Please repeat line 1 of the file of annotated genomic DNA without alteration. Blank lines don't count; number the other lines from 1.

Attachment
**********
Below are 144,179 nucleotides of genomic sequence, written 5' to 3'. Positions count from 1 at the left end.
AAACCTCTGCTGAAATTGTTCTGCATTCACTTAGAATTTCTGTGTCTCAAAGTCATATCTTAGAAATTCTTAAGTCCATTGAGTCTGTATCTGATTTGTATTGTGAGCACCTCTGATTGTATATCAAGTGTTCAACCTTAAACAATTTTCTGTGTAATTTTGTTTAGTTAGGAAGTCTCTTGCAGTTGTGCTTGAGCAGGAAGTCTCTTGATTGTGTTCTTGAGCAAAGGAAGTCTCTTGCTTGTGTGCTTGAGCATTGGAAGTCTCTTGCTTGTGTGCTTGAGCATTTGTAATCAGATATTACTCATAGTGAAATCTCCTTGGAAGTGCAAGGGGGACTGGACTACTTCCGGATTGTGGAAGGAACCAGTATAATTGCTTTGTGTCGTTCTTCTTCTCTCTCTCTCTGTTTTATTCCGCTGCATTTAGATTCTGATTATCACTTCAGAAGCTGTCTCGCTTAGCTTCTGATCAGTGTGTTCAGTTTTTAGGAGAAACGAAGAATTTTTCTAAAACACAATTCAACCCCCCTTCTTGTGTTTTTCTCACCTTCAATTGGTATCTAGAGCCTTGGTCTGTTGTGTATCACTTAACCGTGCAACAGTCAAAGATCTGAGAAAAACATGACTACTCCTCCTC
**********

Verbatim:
Below are 144,179 nucleotides of genomic sequence, written 5' to 3'. Positions count from 1 at the left end.